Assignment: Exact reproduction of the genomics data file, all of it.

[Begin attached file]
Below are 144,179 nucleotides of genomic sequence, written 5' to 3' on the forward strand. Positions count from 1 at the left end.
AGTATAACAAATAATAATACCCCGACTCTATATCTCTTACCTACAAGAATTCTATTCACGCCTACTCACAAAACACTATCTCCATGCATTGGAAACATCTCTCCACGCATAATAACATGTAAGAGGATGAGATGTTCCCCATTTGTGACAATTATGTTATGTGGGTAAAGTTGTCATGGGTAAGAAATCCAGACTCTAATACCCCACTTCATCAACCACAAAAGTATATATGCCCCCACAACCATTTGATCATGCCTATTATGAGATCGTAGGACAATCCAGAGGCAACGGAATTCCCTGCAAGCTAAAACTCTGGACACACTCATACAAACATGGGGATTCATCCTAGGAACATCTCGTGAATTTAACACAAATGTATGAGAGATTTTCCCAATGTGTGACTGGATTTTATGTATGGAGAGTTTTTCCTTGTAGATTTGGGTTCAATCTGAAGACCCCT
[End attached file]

Below are 144,179 nucleotides of genomic sequence, written 5' to 3' on the forward strand. Positions count from 1 at the left end.
AGTATAACAAATAATAATACCCCGACTCTATATCTCTTACCTACAAGAATTCTATTCACGCCTACTCACAAAACACTATCTCCATGCATTGGAAACATCTCTCCACGCATAATAACATGTAAGAGGATGAGATGTTCCCCATTTGTGACAATTATGTTATGTGGGTAAAGTTGTCATGGGTAAGAAATCCAGACTCTAATACCCCACTTCATCAACCACAAAAGTATATATGCCCCCACAACCATTTGATCATGCCTATTATGAGATCGTAGGACAATCCAGAGGCAACGGAATTCCCTGCAAGCTAAAACTCTGGACACACTCATACAAACATGGGGATTCATCCTAGGAACATCTCGTGAATTTAACACAAATGTATGAGAGATTTTCCCAATGTGTGACTGGATTTTATGTATGGAGAGTTTTTCCTTGTAGATTTGGGTTCAATCTGAAGACCCCT